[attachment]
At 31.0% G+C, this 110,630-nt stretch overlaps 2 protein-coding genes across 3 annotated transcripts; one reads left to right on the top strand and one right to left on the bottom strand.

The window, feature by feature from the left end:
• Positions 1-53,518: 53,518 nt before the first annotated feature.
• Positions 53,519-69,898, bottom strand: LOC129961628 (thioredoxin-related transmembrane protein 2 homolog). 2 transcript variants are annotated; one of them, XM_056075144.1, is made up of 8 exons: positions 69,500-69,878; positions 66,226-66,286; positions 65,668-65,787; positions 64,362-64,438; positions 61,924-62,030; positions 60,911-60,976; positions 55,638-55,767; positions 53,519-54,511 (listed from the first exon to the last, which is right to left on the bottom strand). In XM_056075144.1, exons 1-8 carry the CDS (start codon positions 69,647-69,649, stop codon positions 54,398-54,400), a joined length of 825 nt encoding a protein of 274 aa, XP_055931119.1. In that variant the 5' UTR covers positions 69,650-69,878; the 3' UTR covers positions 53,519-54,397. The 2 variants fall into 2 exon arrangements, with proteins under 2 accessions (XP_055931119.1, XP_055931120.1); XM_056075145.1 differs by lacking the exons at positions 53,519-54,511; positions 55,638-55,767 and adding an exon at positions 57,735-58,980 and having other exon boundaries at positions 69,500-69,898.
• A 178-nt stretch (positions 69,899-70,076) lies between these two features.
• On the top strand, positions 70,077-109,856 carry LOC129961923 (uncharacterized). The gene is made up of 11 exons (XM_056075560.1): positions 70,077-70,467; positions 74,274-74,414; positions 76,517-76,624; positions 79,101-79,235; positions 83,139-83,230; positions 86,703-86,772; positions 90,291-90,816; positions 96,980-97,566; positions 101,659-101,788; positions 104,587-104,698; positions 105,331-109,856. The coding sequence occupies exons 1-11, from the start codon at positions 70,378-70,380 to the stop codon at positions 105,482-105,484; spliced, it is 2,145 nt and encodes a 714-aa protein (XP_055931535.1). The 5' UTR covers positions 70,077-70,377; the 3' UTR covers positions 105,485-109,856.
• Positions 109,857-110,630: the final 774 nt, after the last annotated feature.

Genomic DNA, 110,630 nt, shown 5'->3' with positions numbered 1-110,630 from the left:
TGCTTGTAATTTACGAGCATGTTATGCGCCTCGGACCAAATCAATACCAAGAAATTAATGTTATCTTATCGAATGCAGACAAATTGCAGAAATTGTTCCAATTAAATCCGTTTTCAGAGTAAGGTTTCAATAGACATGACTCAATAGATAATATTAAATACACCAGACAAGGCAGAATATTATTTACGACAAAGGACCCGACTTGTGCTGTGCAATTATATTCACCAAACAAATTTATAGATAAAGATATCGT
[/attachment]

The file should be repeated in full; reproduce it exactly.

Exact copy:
At 31.0% G+C, this 110,630-nt stretch overlaps 2 protein-coding genes across 3 annotated transcripts; one reads left to right on the top strand and one right to left on the bottom strand.

The window, feature by feature from the left end:
• Positions 1-53,518: 53,518 nt before the first annotated feature.
• Positions 53,519-69,898, bottom strand: LOC129961628 (thioredoxin-related transmembrane protein 2 homolog). 2 transcript variants are annotated; one of them, XM_056075144.1, is made up of 8 exons: positions 69,500-69,878; positions 66,226-66,286; positions 65,668-65,787; positions 64,362-64,438; positions 61,924-62,030; positions 60,911-60,976; positions 55,638-55,767; positions 53,519-54,511 (listed from the first exon to the last, which is right to left on the bottom strand). In XM_056075144.1, exons 1-8 carry the CDS (start codon positions 69,647-69,649, stop codon positions 54,398-54,400), a joined length of 825 nt encoding a protein of 274 aa, XP_055931119.1. In that variant the 5' UTR covers positions 69,650-69,878; the 3' UTR covers positions 53,519-54,397. The 2 variants fall into 2 exon arrangements, with proteins under 2 accessions (XP_055931119.1, XP_055931120.1); XM_056075145.1 differs by lacking the exons at positions 53,519-54,511; positions 55,638-55,767 and adding an exon at positions 57,735-58,980 and having other exon boundaries at positions 69,500-69,898.
• A 178-nt stretch (positions 69,899-70,076) lies between these two features.
• On the top strand, positions 70,077-109,856 carry LOC129961923 (uncharacterized). The gene is made up of 11 exons (XM_056075560.1): positions 70,077-70,467; positions 74,274-74,414; positions 76,517-76,624; positions 79,101-79,235; positions 83,139-83,230; positions 86,703-86,772; positions 90,291-90,816; positions 96,980-97,566; positions 101,659-101,788; positions 104,587-104,698; positions 105,331-109,856. The coding sequence occupies exons 1-11, from the start codon at positions 70,378-70,380 to the stop codon at positions 105,482-105,484; spliced, it is 2,145 nt and encodes a 714-aa protein (XP_055931535.1). The 5' UTR covers positions 70,077-70,377; the 3' UTR covers positions 105,485-109,856.
• Positions 109,857-110,630: the final 774 nt, after the last annotated feature.

Genomic DNA, 110,630 nt, shown 5'->3' with positions numbered 1-110,630 from the left:
TGCTTGTAATTTACGAGCATGTTATGCGCCTCGGACCAAATCAATACCAAGAAATTAATGTTATCTTATCGAATGCAGACAAATTGCAGAAATTGTTCCAATTAAATCCGTTTTCAGAGTAAGGTTTCAATAGACATGACTCAATAGATAATATTAAATACACCAGACAAGGCAGAATATTATTTACGACAAAGGACCCGACTTGTGCTGTGCAATTATATTCACCAAACAAATTTATAGATAAAGATATCGT